Biography and Conversation
Daisy Goodwin is the daughter of film producer
Richard B. Goodwin (A Passage to India, Seven Years in
Tibet) and writer/interior designer Jocasta Innes (Paint
Magic), and the sister of the Edgar-winning writer Jason
Goodwin (The Janissary Tree). She earned a B.A. with
honors in history from Trinity College, Cambridge, followed by a
Harkness Fellowship to Columbia University Film School; and now
runs her own independent television company in the UK.
In addition to publishing eight poetry anthologies, she has
presented award-winning television series on poetry and on the
enduring appeal of romantic fiction, and is a commentator and
columnist for the London Sunday Times. In 2010, she served as chair
of the judging panel for the Orange Prize for the best novel
written in English by a woman. Daisy lives in London with two
daughters, three dogs, and a husband who is an executive for ABC
News. The American Heiress is her first novel.
What was the inspiration for The American
I was visiting Blenheim Palace and saw the portrait of
Consuelo Vanderbilt, the American heiress who married the Duke of
Marlborough. She was very beautiful, but she also looked
spectacularly unhappy. When I read that she was basically
blackmailed into marrying the Duke by her social-climbing mother, I
thought about what a great setup this would be for a novel.
American girls basically propped up the English aristocracy for a
generation. In modern terms, Consuelo's dowry was about $100
million. No wonder a quarter of the British nobility made
I started writing this book at the height of the boom (remember
the boom?), when I was fascinated by the parallels between all
these new billionaires and the plutocrats of the Gilded Age. How
does getting rich that fast affect you? It has to be said, though,
that the rich today are small fry compared to the Vanderbilts and
their ilk, whose idea of a party favor was a jewel-encrusted
Fabergé egg, and who would offer their guests cigarettes rolled
from hundred-dollar bills.
Was there anything you found especially surprising while
researching The American Heiress?
While certain details in The American Heiress
might seem unbelievable, like the solid gold on the corset that
Cora Cash wears on her wedding day, her trousseau is a replica of
Consuelo Vanderbilt's. At her wedding to the Duke, Consuelo carried
orchids that had been grown in the greenhouses of Blenheim and then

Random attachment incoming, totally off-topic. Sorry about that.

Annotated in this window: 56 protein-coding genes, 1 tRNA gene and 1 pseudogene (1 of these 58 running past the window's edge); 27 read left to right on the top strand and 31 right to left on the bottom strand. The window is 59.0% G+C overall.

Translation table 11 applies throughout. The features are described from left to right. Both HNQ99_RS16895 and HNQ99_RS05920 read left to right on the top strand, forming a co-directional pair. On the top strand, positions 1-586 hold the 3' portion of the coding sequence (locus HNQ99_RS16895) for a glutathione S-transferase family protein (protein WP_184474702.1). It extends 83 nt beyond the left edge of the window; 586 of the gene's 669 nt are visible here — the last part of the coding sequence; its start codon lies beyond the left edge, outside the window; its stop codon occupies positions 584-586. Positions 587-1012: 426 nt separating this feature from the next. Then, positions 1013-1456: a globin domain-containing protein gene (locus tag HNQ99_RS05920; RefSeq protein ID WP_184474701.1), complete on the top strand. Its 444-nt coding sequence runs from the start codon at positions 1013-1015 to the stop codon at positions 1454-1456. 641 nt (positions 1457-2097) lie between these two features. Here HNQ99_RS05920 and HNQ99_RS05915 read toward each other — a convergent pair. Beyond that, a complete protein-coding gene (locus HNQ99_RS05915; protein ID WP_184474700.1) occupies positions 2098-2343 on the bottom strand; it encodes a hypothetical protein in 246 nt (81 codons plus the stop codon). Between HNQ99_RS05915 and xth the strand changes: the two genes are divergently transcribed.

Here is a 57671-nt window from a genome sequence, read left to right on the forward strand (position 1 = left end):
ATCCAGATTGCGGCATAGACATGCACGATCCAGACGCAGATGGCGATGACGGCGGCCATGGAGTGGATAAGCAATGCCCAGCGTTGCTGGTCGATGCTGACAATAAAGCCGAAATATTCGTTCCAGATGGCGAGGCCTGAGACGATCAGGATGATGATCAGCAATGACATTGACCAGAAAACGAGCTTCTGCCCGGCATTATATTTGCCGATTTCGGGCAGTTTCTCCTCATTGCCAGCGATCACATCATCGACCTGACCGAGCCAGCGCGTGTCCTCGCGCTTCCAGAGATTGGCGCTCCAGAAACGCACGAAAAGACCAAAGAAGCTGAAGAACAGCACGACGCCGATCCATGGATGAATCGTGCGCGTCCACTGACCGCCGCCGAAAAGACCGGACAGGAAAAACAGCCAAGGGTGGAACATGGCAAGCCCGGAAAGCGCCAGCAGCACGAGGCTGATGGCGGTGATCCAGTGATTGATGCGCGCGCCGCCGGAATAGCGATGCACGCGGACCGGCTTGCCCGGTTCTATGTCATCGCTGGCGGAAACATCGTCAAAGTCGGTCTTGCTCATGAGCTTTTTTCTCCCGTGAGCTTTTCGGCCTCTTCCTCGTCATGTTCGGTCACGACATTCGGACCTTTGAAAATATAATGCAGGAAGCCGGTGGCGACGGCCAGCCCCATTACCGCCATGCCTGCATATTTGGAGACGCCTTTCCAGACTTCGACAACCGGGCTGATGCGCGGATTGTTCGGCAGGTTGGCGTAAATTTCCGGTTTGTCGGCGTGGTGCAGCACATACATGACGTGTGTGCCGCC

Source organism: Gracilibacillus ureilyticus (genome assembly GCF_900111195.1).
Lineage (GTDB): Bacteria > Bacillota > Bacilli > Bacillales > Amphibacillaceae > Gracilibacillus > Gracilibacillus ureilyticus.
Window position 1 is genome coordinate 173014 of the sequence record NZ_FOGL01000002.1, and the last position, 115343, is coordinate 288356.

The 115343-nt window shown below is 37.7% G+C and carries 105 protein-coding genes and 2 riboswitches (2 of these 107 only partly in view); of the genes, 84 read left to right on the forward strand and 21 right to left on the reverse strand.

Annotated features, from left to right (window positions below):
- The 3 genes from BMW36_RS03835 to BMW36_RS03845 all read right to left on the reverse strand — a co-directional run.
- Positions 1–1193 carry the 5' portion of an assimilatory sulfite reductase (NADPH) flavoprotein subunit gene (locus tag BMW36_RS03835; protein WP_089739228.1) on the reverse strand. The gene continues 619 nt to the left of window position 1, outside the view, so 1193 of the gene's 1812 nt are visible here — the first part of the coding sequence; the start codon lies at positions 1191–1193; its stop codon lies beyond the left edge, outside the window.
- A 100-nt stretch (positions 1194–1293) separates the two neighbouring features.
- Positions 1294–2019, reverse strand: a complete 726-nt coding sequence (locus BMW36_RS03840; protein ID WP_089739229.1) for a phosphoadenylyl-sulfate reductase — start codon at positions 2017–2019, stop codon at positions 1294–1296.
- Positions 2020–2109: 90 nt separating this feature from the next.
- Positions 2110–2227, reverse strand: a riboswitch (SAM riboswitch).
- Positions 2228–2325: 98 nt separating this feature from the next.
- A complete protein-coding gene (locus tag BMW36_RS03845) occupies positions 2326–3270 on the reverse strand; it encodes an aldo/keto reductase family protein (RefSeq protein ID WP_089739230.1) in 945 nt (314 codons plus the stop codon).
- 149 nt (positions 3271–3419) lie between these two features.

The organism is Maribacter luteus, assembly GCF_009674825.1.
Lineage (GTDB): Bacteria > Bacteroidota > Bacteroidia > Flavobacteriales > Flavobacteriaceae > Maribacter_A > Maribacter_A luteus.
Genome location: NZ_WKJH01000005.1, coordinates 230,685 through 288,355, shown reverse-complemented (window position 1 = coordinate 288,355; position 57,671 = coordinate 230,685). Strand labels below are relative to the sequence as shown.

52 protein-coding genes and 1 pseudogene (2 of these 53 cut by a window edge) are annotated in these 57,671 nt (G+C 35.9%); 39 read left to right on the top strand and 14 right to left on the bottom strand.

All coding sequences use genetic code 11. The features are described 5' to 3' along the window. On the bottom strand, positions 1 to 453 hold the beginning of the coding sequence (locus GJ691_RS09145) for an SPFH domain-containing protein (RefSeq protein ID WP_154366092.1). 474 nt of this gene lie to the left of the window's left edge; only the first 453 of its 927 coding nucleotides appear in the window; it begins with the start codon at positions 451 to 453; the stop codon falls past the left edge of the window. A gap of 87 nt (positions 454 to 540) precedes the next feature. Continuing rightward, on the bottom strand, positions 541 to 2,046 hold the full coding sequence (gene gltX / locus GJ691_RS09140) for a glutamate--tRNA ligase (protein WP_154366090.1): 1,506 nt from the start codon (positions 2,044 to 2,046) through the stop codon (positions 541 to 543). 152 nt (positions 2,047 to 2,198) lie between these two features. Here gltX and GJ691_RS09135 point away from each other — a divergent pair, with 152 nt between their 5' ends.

shipped to New York in a specially refrigerated chamber because
Marlborough brides always carried flowers from Blenheim. When I
borrowed the detail about Cora's bouquet being brought over from
England for my novel, my editor produced her red pencil and said,
"This can't possibly be true." But in fact, you would have to have
a very vivid imagination indeed to match the real extravagance and
excess of the Gilded Age. Just as contemporary starlets are written
about in the media today, every detail of Consuelo's wedding was
chronicled in Vogue.
How typical was Cora Cash's experience for an American
marrying an English nobleman?
Girls like Consuelo Vanderbilt came to England thinking it would be
the height of sophistication. But for many of these American
brides, a title really didn't make up for the horrors of English
country life. A dollar princess frequently found herself isolated
and miserable in a great pile of a house that, however exquisite,
was miles away from anywhere, with no heating apart from open fires
and-horror of horror-no bathrooms. One titled American bride wrote
home to her mother that she hadn't taken her furs off all winter
even when she went to bed. Another heiress gave up going to dinner
at people's country houses because she couldn't bear the arctic
temperatures in an evening dress. And English society was not
exactly welcoming to these rich newcomers: Imagine Kim Kardashian
marrying Prince Harry today and you get the general idea of the
suspicion and disdain that the Americans encountered.
Those of you who enjoyed the Masterpiece Theatre series
Downton Abbey will remember that the Earl of Grantham
married an American heiress (also called Cora) whose dowry saved
the family estate from ruin. But Downton Abbey is set
twenty years after The American Heiress. By that time even the
stuffiest English aristocrats had realized that American money had
stopped the roof leaking. In Downton Abbey, when Cora,
Countess of Grantham, wonders whether a potential suitor for her
daughter comes from an old family, her mother-in-law, played by
Maggie Smith, retorts, "Older than yours, I imagine." And even the
Countess's own daughter, Lady Mary, dismisses her mother by saying,
"You wouldn't understand. You're American."
The traces of these American girls are everywhere in Britain
today; most people know that Winston Churchill's mother was
American, but the great-grandmother of Princess Diana was also an
What kind of experience was writing this book for
People are always asking me, how do you find time to write a
book-when you run a company, write for the newspapers, have a
family (and three dogs), etc.? My answer to this is
noise-cancelling headphones. Once I plug these in, I can write
anytime, anywhere. A great deal of this novel was written on
trains, planes, and in between meetings.
I absolutely loved writing The American Heiress. To be
able to escape into a world full of beautiful frocks and perfectly
trained servants was a joy.
Who are some of your favorite writers? What authors have
influenced your work?
I love Edith Wharton and Henry James, and anyone familiar with
their work will see echoes in The American Heiress. I also
admire Daphne du Maurier for the way she handles suspense and Sarah
Waters for her utter command of historical period. I really enjoyed
Julian Fellowes's books for the way they dissect snobbery, and
Hilary Mantel is an extraordinary writer both for her present-day
and period novels.